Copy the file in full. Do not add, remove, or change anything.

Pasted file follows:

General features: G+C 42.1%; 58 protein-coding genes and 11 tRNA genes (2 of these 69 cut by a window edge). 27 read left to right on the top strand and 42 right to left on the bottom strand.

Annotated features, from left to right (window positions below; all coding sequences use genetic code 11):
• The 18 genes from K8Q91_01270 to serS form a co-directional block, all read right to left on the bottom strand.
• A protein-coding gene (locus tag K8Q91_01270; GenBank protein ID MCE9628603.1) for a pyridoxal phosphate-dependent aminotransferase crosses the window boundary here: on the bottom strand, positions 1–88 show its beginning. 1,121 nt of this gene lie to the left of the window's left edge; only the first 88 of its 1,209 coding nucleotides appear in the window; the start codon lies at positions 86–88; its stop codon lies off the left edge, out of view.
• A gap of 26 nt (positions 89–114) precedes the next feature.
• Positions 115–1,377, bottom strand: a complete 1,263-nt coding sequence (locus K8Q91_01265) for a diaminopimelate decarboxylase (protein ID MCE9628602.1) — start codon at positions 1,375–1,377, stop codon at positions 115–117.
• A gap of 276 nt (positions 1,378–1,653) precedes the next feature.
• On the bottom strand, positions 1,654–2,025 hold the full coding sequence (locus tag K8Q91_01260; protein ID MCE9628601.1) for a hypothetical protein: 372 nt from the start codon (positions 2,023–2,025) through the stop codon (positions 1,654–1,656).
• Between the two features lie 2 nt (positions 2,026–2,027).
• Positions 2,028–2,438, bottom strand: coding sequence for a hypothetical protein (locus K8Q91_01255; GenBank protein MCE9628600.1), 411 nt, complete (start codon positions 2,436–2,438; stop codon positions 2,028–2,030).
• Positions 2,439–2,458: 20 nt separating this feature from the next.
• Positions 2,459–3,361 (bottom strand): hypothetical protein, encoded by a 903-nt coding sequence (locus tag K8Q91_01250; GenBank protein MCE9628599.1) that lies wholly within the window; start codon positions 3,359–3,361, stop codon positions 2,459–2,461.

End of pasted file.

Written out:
General features: G+C 42.1%; 58 protein-coding genes and 11 tRNA genes (2 of these 69 cut by a window edge). 27 read left to right on the top strand and 42 right to left on the bottom strand.

Annotated features, from left to right (window positions below; all coding sequences use genetic code 11):
• The 18 genes from K8Q91_01270 to serS form a co-directional block, all read right to left on the bottom strand.
• A protein-coding gene (locus tag K8Q91_01270; GenBank protein ID MCE9628603.1) for a pyridoxal phosphate-dependent aminotransferase crosses the window boundary here: on the bottom strand, positions 1–88 show its beginning. 1,121 nt of this gene lie to the left of the window's left edge; only the first 88 of its 1,209 coding nucleotides appear in the window; the start codon lies at positions 86–88; its stop codon lies off the left edge, out of view.
• A gap of 26 nt (positions 89–114) precedes the next feature.
• Positions 115–1,377, bottom strand: a complete 1,263-nt coding sequence (locus K8Q91_01265) for a diaminopimelate decarboxylase (protein ID MCE9628602.1) — start codon at positions 1,375–1,377, stop codon at positions 115–117.
• A gap of 276 nt (positions 1,378–1,653) precedes the next feature.
• On the bottom strand, positions 1,654–2,025 hold the full coding sequence (locus tag K8Q91_01260; protein ID MCE9628601.1) for a hypothetical protein: 372 nt from the start codon (positions 2,023–2,025) through the stop codon (positions 1,654–1,656).
• Between the two features lie 2 nt (positions 2,026–2,027).
• Positions 2,028–2,438, bottom strand: coding sequence for a hypothetical protein (locus K8Q91_01255; GenBank protein MCE9628600.1), 411 nt, complete (start codon positions 2,436–2,438; stop codon positions 2,028–2,030).
• Positions 2,439–2,458: 20 nt separating this feature from the next.
• Positions 2,459–3,361 (bottom strand): hypothetical protein, encoded by a 903-nt coding sequence (locus tag K8Q91_01250; GenBank protein MCE9628599.1) that lies wholly within the window; start codon positions 3,359–3,361, stop codon positions 2,459–2,461.